BluRay/DVD Reviews


By • Dec 9th, 2014 •

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I interviewed Harry Dean Stanton, if you can call it that, one afternoon while he was in town promoting (if you can call it that) PARIS, TEXAS, the best film of the year (1984), a profound piece of work by director Wim Wenders who was at the pinnacle of his skills. (Three years later Wenders would direct another masterpiece – WINGS OF DESIRE, making him, to my mind, the best director of the 80s.)

As we walked into Stanton’s hotel room, two women, reporters for a Washington newspaper, were walking out, speaking loudly and angrily about the interview they’d just concluded, and lambasting Stanton in no uncertain terms. They were furious about how their subject had treated them. And as I entered the living room and shook hands with him, he asked in a bewildered tone, “What’s wrong with them?” I told him I had no idea, pulled out my tape recorder, set it on the coffee table, and sat down on a chair facing him. He positioned himself on a couch opposite me, settled back and waited, smiling, for my questions.

As the interview began
Photo credit: Jim Muro

I’d prepared well. These were the early days before internet access made it simple to research an actor’s resume. The celebs tended to appreciate my preparedness, as did the studios. They sometimes asked me to interview someone almost as a favor, after previous interviews had gone poorly. But Stanton had done so many wonderful films that this could be nothing but a treat. I imagined the stories he had to tell, about ALIEN and REPO MAN, RENALDO AND CLARA and THE MISSOURI BREAKS, COCKFIGHTER and PAT GARRETT & BILLY THE KID… The list went on and on.

But it didn’t go the way I expected. Every single question I asked was answered with a simple “Yes” or “No”, and if I paused in the hopes of more, he would add one additional word – an emphatic “Period!” This went on for almost an hour, me persisting, baffled and masochistic, in an effort to pull something out of my list of questions that he would latch onto, and he sinking lower and lower into that couch until finally he was completely horizontal, with just his head sticking up against the pillow. In several years of conducting interviews for my radio show, it was by far the worst experience I’d ever had. But I couldn’t end it like the ladies did, so when it was over, I thanked him for letting us interview him, and he got up, smiling, and shook my hand as if it had all gone well.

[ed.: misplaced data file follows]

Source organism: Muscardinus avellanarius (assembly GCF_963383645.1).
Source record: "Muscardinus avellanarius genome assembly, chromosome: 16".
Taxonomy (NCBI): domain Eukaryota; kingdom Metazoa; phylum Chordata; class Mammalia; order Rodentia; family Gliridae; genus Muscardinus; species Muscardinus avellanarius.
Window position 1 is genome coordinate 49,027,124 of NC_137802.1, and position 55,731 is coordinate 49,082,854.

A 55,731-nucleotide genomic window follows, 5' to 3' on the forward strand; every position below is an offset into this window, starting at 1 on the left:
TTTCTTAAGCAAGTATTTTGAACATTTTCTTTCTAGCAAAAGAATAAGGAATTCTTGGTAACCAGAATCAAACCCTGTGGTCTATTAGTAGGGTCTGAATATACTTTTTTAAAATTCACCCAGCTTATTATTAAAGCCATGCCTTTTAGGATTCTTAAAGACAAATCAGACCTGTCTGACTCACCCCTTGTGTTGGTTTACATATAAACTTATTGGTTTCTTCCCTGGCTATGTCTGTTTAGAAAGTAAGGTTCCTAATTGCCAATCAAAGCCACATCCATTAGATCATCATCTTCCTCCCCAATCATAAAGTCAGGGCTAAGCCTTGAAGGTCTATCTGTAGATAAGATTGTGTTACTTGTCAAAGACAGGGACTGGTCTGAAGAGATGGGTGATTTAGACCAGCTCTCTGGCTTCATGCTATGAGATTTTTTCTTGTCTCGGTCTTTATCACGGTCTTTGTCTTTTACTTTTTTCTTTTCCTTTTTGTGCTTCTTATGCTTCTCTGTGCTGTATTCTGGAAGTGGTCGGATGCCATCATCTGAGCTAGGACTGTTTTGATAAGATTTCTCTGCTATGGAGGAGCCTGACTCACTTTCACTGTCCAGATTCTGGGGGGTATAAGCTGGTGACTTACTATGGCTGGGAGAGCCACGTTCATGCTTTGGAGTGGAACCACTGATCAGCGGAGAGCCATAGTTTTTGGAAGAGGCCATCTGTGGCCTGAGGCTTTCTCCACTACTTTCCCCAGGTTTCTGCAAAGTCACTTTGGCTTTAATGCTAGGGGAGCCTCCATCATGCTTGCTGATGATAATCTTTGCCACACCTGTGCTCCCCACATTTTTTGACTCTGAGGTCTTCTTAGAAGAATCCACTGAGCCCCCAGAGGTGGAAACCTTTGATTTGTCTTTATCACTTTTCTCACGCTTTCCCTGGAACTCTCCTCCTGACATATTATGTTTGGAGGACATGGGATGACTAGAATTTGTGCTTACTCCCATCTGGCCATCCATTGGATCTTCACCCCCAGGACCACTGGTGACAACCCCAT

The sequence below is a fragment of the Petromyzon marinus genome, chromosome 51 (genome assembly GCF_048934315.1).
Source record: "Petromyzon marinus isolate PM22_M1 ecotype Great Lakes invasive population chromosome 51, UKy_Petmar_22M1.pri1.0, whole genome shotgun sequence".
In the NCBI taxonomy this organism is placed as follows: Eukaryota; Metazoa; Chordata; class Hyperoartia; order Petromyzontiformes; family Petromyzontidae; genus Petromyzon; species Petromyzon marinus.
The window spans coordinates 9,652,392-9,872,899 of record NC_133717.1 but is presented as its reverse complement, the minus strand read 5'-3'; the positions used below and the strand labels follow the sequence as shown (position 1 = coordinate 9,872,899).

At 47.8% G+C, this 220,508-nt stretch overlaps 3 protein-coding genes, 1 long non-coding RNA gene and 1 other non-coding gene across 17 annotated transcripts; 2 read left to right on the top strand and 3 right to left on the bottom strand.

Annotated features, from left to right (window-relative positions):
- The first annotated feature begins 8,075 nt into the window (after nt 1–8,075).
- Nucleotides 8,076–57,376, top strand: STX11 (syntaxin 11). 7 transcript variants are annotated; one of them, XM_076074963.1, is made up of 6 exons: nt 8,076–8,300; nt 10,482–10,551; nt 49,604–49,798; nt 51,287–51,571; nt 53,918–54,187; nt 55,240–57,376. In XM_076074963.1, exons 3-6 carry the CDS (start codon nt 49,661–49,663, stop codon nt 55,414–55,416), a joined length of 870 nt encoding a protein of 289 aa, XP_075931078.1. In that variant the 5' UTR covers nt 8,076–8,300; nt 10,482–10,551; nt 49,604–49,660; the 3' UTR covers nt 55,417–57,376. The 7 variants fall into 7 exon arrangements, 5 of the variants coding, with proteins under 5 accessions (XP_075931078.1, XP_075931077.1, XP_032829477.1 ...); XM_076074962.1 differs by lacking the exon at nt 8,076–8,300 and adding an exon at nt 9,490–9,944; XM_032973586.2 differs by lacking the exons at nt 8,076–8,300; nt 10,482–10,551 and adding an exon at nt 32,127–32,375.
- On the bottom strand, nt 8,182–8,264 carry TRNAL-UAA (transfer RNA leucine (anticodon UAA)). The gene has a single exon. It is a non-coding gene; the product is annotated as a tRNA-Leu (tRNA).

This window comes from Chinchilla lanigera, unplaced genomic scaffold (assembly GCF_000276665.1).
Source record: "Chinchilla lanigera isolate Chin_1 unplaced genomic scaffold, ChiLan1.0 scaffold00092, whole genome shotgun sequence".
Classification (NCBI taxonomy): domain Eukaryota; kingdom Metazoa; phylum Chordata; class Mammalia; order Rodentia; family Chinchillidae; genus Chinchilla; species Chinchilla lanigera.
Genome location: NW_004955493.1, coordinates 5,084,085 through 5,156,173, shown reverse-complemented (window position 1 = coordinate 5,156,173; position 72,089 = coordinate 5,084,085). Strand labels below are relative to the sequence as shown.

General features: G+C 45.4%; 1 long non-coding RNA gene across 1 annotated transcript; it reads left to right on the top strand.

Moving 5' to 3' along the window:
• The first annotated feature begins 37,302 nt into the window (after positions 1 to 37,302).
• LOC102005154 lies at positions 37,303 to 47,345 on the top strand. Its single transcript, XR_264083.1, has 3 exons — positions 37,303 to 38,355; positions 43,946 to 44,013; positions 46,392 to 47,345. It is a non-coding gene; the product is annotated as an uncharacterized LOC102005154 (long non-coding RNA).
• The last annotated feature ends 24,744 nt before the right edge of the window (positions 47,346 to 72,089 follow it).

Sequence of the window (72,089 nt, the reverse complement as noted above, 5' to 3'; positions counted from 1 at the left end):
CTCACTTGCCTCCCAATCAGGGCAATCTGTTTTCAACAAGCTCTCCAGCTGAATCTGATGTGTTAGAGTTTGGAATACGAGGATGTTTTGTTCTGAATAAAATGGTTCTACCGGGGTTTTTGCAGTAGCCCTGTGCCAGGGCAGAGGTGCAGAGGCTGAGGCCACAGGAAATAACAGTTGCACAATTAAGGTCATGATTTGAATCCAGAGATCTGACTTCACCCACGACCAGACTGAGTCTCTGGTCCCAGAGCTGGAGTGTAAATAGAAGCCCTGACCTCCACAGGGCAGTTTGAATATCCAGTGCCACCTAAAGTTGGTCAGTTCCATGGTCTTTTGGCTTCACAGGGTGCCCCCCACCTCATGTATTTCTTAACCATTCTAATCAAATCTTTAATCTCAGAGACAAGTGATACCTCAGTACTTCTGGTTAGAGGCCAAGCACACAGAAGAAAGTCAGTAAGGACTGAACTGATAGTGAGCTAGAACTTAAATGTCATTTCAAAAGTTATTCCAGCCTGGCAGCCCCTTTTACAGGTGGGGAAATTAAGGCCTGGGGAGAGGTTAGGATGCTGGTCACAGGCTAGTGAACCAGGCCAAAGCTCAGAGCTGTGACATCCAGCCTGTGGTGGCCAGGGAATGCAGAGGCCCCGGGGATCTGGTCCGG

Fifteen minutes in
Photo credit: Jim Muro

When we left the hotel room and made for the elevator, Jimmy Muro, who’d been shooting stills of the non-event, asked “Was it me? Did I do something wrong?” I assured him it wasn’t. I don’t know if the actor was stoned, or medicated, or just recalcitrant, or overly tired, or what? And why in the world had he consented to promote the film, if one-word answers were all he could muster. Looking back at it, exactly thirty years later, I realize there’s an odd chance that maybe he thought it would be clever to play to his interviewers as if he were still the mute character in the Wenders’ film. It was the most senseless thing I’d ever participated in, and it remains so today.

Thirty minutes in…
Photo credit: Jim Muro

Therefore my hat’s off, and I’m bowing to Sophie Huber who, after a worrisome first act, actually gets Stanton talking. And singing. And he’s as rough-hewn and heartfelt a singer as he is an actor, and the several songs he sings throughout the film are reason enough to own the DVD.

Former acting and directing mates are on board to coax comments and stories out of him. David Lynch goes first, and Stanton is tentative with him, but eventually forthcoming. Wim Wenders praises his PARIS, TEXAS lead actor (which had been a bold casting move on the director’s part – starring him in a long, contemplative narrative in a role that is predominantly silent). And throughout this tapestry, clips from Stanton’s films are interspersed. He comes off, now in his late 80s, as self-deprecating and nonplussed, but he also intimates that back in the day he might have been something less manageable. It’s a good character study, nicely balanced between B&W and color footage, and is never boring: the director and editor knew how to get us in and out before any of that set in.

I noticed on the back cover that the soundtrack is available from Omnivore Recordings. I went to the site, and found a few left on Vinyl, and a few left on CD. That could be a rewarding investment.

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